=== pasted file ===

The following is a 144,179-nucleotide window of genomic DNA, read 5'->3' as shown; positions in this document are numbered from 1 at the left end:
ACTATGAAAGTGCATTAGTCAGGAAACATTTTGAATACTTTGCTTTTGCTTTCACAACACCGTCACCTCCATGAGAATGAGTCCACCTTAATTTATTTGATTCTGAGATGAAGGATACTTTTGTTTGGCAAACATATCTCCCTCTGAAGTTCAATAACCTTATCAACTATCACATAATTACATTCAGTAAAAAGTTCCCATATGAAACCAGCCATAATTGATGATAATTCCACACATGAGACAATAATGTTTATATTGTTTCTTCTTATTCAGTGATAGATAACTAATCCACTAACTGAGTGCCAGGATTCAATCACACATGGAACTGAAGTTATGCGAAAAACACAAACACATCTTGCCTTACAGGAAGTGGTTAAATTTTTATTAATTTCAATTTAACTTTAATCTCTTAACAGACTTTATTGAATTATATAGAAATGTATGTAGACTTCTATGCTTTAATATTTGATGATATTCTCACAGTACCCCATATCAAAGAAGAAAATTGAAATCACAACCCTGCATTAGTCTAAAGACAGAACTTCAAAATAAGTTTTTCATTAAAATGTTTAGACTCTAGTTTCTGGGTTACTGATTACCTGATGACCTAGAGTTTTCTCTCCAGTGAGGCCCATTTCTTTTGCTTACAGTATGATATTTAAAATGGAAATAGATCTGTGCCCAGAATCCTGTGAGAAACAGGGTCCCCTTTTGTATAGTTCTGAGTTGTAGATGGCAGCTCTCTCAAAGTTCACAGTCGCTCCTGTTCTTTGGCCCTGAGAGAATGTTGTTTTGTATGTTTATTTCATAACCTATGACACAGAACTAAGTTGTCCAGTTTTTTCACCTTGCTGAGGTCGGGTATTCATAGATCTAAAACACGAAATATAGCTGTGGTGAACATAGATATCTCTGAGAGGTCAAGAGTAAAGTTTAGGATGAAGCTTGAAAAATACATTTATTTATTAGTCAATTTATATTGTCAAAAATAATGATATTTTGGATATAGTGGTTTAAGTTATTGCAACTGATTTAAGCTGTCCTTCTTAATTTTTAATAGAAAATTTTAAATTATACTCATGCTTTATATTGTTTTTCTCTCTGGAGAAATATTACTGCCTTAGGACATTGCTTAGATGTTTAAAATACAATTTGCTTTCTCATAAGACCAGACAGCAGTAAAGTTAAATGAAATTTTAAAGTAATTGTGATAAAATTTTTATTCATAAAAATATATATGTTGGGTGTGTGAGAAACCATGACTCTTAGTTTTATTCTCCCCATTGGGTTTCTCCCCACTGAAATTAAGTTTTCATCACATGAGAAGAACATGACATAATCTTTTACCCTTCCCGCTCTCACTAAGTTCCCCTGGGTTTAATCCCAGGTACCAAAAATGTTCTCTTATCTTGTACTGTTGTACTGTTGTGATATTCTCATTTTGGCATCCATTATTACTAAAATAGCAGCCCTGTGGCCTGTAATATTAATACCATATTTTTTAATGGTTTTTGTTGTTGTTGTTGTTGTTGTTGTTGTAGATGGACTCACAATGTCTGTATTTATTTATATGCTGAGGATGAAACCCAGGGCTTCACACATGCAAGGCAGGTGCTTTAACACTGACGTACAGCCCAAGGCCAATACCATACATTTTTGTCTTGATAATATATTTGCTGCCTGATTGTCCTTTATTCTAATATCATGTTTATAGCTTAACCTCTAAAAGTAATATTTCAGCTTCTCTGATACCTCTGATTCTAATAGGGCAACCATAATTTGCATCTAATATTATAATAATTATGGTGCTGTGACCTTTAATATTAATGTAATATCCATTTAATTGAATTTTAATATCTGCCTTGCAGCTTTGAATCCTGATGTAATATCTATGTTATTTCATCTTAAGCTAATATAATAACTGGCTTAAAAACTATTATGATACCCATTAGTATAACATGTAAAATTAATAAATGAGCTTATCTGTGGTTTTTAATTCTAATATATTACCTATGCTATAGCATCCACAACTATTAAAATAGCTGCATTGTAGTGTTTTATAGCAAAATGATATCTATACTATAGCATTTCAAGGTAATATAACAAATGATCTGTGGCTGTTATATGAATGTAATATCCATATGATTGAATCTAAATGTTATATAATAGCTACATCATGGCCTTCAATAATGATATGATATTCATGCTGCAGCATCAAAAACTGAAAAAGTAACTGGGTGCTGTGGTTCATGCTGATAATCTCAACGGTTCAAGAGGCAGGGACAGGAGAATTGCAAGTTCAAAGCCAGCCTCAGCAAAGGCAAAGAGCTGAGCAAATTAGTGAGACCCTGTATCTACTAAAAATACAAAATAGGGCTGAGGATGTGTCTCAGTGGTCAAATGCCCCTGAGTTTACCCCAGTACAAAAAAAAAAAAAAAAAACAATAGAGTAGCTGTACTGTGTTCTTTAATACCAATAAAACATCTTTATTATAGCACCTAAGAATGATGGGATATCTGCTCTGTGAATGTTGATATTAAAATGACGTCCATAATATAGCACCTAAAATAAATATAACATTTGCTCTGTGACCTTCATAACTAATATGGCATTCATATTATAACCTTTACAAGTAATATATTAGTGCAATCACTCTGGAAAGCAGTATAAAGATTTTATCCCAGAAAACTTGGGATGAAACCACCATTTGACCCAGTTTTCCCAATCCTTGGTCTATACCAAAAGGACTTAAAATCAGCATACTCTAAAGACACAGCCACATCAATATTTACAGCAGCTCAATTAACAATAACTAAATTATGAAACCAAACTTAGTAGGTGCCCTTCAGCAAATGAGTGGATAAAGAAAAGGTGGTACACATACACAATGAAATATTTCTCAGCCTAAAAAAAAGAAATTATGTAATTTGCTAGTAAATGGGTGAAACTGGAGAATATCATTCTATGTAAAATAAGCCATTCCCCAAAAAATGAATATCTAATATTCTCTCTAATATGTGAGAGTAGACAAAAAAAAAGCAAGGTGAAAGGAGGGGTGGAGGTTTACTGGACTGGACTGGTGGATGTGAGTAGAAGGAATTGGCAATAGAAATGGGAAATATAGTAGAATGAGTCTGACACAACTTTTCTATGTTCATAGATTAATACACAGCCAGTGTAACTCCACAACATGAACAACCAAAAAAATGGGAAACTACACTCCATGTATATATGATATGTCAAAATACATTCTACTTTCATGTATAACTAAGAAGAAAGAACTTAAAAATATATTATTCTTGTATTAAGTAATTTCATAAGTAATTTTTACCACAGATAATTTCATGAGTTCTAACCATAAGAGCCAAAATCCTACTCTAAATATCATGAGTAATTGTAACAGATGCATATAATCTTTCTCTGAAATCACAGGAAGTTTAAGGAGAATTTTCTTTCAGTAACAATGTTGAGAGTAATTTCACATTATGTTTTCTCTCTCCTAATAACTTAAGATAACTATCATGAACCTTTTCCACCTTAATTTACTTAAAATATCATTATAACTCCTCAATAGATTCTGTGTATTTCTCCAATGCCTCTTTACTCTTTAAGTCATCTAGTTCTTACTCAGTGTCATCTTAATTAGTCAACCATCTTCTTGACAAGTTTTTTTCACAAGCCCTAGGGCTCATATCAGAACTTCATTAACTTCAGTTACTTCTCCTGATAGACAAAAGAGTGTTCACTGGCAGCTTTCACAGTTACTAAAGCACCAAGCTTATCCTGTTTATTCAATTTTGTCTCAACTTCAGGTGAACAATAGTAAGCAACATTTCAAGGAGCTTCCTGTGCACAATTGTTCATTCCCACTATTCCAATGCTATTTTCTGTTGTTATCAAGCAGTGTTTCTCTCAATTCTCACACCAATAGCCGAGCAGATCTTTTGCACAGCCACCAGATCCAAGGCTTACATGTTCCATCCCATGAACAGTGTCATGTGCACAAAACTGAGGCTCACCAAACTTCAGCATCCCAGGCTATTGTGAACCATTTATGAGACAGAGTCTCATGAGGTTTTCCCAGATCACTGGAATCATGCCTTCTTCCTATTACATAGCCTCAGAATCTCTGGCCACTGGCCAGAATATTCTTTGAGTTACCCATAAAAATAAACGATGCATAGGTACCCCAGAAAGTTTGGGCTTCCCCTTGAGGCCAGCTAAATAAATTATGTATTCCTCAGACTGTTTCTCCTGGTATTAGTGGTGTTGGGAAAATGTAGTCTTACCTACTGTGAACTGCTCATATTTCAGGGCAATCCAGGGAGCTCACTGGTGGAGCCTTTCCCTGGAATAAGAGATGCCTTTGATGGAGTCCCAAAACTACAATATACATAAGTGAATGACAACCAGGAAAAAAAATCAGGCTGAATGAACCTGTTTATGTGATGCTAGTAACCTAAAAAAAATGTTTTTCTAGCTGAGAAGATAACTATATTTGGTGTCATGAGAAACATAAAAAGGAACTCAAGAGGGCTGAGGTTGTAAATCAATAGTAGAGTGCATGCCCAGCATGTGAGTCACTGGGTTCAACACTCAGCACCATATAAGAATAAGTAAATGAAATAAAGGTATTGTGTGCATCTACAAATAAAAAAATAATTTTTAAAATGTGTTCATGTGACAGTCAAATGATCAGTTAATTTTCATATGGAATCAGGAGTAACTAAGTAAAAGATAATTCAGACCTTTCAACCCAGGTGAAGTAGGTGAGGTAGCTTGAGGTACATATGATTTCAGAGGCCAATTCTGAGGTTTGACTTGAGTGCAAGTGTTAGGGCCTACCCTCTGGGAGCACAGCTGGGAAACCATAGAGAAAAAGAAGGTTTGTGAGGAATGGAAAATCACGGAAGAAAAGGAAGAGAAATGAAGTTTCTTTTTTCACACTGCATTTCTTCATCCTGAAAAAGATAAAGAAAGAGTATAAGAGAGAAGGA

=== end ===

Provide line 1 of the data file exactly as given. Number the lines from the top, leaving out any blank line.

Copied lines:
The following is a 144,179-nucleotide window of genomic DNA, read 5'->3' as shown; positions in this document are numbered from 1 at the left end: